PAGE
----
How Strategic Word-of-Mouth Management Works
We’ve spoken about how strategic Marketing is, and how capable marketing champions create an advocate army.  But the wrong messaging can also bring unnecessary detractors.
It all starts with knowing exactly what your company is good at and what customers should expect. Many people are almost afraid of talking to their own clients and asking them questions about how they’re doing in case they say something negative. We need to take the fear out of negative. Hearing something negative is a good thing (it may not feel like it at the time): Would you rather hear something negative from a client directly, or find out later that your company was never invited to a sales opportunity because of the negative perceptions spread through word-of-mouth? Negative feedback is only bad if you aren’t hearing it. If you hear it then you can act on it to improve and stop negative perceptions by resolving a situation or at least by soothing any frayed nerves.
So if you want to know the best way to sell yourselves to new clients, then you better ask the ones you have.  What is working for them?  What do they think your key selling points are?
If you’re wondering how to ensure your path is right, start by asking those customers you already have:

  1. To what extent are you happy with us? (or some version of this, including potentially the “Recommend” question)
  2. Why?
  3. What did you experience?
  4. What did you expect?
  5. Why did you expect that?
  6. What was the impact to the business as a result?

This action has double-pronged benefits. First, getting feedback this way allows you to refine your messaging, which is going to serve you well in the long-term.  When you ask your customers these questions it helps you to refine the message you’re putting out there. It also highlights where your company’s core capabilities are and what you’re doing well so you can build on that practice. Sometimes this process reveals things that you had no idea appealed to your customers. Sometimes, of course, it will give you negatives, but now you have the opportunity to improve your messaging so that you can counteract any issues with prospects before they can turn sour.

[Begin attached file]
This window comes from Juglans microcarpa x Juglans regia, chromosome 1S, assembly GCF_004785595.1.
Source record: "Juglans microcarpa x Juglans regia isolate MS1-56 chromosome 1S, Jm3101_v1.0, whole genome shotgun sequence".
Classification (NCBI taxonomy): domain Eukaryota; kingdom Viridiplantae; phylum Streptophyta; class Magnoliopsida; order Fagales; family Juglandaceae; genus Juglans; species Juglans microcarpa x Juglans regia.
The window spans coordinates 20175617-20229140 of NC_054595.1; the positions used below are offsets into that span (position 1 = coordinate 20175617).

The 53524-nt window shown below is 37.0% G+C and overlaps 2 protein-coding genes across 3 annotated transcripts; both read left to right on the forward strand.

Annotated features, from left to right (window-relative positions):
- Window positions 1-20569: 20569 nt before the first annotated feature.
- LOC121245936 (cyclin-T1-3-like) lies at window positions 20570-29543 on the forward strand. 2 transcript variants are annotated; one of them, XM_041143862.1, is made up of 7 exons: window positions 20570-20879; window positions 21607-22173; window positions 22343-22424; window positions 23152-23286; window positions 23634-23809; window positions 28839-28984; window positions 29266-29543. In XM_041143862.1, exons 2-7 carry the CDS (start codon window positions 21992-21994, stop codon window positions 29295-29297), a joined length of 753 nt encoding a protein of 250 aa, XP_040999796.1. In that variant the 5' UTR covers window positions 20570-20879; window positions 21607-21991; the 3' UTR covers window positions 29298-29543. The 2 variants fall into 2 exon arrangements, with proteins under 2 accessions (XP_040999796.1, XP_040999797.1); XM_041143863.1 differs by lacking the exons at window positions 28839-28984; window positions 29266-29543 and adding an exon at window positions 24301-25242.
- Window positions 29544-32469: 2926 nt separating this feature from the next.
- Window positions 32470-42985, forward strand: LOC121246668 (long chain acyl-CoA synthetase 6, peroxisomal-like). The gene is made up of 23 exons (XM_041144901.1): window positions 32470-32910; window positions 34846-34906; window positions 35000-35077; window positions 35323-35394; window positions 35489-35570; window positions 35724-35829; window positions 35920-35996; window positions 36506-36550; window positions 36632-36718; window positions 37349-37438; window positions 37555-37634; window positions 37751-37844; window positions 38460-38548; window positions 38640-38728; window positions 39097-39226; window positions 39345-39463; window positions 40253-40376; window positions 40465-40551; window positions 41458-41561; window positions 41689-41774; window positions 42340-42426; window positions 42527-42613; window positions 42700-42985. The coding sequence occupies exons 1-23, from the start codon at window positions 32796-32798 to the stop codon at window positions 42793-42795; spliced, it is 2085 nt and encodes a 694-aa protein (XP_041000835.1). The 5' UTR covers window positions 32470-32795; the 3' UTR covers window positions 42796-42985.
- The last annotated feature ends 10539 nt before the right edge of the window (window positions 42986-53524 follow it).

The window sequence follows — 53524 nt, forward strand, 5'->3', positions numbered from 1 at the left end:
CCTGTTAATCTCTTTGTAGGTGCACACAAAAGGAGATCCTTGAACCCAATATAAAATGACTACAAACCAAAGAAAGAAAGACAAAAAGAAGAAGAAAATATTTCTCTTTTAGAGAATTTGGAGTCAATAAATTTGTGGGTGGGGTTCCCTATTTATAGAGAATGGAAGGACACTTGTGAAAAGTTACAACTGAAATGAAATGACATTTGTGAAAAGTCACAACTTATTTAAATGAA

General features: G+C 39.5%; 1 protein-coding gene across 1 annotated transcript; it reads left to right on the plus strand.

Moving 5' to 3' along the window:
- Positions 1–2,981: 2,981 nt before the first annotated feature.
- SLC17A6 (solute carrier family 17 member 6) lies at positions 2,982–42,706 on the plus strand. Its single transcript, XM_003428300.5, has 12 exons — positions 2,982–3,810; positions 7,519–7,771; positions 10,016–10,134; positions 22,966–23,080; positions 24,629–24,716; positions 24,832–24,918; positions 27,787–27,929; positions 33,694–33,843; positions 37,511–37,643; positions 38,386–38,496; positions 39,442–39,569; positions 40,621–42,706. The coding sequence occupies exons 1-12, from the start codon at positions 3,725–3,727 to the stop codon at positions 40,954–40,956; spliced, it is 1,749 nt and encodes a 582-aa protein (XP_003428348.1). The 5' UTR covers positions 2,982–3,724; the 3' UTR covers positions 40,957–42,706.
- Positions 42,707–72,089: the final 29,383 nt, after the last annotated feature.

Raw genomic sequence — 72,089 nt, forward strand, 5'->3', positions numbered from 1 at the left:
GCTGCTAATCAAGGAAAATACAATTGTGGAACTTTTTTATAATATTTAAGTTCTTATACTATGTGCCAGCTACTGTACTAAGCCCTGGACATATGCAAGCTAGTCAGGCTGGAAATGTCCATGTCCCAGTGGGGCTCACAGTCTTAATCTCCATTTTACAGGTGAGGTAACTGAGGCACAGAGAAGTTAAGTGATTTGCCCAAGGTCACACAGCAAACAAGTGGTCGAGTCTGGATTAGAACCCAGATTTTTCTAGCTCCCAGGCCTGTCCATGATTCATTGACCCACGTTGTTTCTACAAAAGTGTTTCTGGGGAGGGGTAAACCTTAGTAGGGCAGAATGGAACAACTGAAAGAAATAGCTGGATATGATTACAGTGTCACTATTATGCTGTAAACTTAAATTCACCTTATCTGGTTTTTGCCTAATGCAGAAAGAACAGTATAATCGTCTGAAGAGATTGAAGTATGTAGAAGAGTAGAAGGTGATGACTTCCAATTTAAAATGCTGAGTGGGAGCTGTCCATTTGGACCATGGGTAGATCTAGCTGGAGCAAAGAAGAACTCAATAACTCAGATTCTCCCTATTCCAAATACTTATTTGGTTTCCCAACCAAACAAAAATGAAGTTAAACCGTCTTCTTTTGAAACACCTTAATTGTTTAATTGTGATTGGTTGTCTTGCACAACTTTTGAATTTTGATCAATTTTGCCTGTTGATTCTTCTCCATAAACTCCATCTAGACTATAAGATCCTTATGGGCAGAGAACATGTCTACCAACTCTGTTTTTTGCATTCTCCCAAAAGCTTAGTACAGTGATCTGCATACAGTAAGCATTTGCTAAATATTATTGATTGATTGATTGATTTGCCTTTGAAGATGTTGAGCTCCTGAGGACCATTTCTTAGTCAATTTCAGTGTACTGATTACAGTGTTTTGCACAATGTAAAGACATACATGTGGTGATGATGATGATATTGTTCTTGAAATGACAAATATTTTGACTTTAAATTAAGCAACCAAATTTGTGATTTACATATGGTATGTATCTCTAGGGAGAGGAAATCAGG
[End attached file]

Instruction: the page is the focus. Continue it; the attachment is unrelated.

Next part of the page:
But this tactic also allows you to build stronger and deeper relationships with your customers. Requests for feedback that ask the questions above – backed up with a promise to take action on what they are telling you – allow you to find your more advocates/promoters and detractors, while simultaneously helping to refine your message. By the way, if you’re going to use a survey tool to help then you might also check out our whitepaper to ensure that whatever solution you opt for can handle your B2B needs.
Evidence that it works
Waypoint Group works with companies who want to ensure their customers are successful.   Working with Humanity, we were able to instigate a series of improvements via a monthly feedback effort designed to understand which accounts were successful and why. The business impact was significant:

  • 681 new advocates identified
  • Converted and retained 46 at-risk accounts
  • Initiated 20 case studies for Marketing, saving 80+ hours in production
  • Compiled a prioritized list of customer requested product enhancements linked as drivers of customer sentiment and linked to financials

Marketing must ensure that the message about the brand is accurate. Getting feedback will help you to pinpoint your genuine areas of value and success and make it easier to acquire and retain customers. Off-topic messages are liable to create difficult customers who are more likely to churn as they have been promised (sold) something which is not what they have received, resulting in churn and a detractor. Your current customers are your best way of understanding who the “best fit” prospects truly are.  Go beyond merely finding case stories.  Use “customer success” to help shape your company’s positioning and messaging strategy while proactively managing word-of-mouth.